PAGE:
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wrote:

If it's on television, it must be true. And universally applicable.
Ken
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If it's on television, it must be true. And universally applicable.
Ken
Theres also flip that house, househunters and a bunch of other shows, ALL indicate you get back more than you spend for a kitchen makeover. so do realtors and friends that have sold homes. Heck I sold one and redid the kitchen with lowes cabinets and new appliances. Nice but not expensive:)
I had a couple realtors look at the home before i remodeled it. then after I was done.Did most of the work myself and some friends. The realtors had ZIP profit potential for whatever advice they offered. What I mean is their buddies werent getting the remodeling job and they knew that from the get go!
It was a LOT of work, spent $12,000 grossed about $30,000 more total. So my 12 grand netted me a 18 grand profit.
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And do those sources of information have any interests involved in the question? Who advertises on those shows? And if it was generally believed that renovation didn't pay off, how many people would watch them? Do the realtors who advise owners to renovate before selling get commissions based only on the pre-renovation value of the house?
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And do those sources of information have any interests involved in the question? Who advertises on those shows? And if it was generally believed that renovation didn't pay off, how many people would watch them? Do the realtors who advise owners to renovate before selling get commissions based only on the pre-renovation value of the house?
Amazing the divergence of opinions on thisa subject. my situation invested 12 grand made a extra 18 grand and the house sold faster.
I suggest anyone considering selling check their local library. its free and see what the sell house books say.
I have a question for the dis believers....
Why is house flipping became so popular today if upgrading doesnt result in more profit:)
Go right ahead sell your house cheap if you want, a hard worker will buy it, fix it up and make a nice profit.... by selling it to someone else for a lot more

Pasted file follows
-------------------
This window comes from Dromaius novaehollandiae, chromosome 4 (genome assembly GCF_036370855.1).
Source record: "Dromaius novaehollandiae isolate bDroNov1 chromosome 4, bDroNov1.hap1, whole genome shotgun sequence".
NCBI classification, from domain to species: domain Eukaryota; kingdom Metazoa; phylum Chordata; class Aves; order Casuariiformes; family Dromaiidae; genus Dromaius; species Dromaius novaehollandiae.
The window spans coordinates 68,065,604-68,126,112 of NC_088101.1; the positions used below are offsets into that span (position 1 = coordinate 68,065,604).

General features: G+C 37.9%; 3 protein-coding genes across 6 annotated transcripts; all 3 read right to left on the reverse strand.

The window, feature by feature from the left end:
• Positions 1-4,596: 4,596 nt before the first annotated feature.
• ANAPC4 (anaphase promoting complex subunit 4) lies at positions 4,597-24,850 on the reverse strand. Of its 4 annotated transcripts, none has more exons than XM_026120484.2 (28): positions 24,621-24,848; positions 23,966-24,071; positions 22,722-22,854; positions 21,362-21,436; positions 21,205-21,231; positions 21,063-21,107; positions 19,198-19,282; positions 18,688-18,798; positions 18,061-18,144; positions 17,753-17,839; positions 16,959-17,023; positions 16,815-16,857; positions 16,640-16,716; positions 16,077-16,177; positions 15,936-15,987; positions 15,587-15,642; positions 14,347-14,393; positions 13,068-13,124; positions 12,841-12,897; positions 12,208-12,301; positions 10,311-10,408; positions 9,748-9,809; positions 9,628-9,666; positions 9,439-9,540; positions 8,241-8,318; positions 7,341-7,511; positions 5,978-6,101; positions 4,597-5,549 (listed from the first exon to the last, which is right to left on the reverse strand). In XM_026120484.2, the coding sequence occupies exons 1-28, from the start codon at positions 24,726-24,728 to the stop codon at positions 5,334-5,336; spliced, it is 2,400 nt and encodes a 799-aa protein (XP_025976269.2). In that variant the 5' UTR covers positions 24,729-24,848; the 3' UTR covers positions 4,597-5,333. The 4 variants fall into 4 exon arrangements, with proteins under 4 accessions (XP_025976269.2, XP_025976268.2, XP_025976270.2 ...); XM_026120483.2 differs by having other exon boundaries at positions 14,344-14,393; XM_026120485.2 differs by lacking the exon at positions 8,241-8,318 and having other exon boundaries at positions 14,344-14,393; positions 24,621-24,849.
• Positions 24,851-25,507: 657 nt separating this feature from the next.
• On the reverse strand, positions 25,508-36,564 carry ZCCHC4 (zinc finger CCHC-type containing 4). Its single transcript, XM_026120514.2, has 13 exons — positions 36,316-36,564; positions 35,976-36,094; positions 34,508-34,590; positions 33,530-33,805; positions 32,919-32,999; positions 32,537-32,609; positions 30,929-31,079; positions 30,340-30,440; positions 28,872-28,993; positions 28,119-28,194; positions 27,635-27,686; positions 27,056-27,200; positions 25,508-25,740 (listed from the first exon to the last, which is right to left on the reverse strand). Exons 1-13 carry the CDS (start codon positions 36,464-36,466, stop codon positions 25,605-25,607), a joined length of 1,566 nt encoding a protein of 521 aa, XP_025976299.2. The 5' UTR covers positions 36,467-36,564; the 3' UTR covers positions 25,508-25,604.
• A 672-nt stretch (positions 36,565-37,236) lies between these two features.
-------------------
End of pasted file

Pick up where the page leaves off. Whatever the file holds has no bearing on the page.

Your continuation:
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You made a profit. Mazel tov. Not everybody does.

Not all "flipping" involves renovation. In some markets, new properties get flipped even before construction is complete. The flipping mania is (was?) more a product of low interest rates and hot real estate markets than the profitability of renovation.
(BTW, please use proper quoting in your posts.)
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There are 2 issues:
Making a profit
Making a quick sale:
A home needing work is more likely to remain on the market longer, sadly many see their neighbor sell for $X and figure their home is worth that much
Meanwhile the first home is turnkey perfect
Their home needs tons of work.
Then they wonder why its not selling and price cutting begins
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Made an extra 18 compared to what? For you to know that you made an extra 18 you would have to have your house on the market and get several solid offers and use those to assess the highest amount you would get without renovating the kitchen, turn all of those offers down, do the renovation, and then receive an offer from one of those same buyers for 18,000 dollars more AND have that buyer tell you that the reason he offered the extra 18 was because of the renovation.
My theory is that you have absolutely no idea whether the renovation returned one cent more than if you had not done it. The above scenario being so implausible that there would be no way to know one way or the other.
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Made an extra 18 compared to what? For you to know that you made an extra 18 you would have to have your house on the market and get several solid offers and use those to assess the highest amount you would get without renovating the kitchen, turn all of those offers down, do the renovation, and then receive an offer from one of those same buyers for 18,000 dollars more AND have that buyer tell you that the reason he offered the extra 18 was because of the renovation.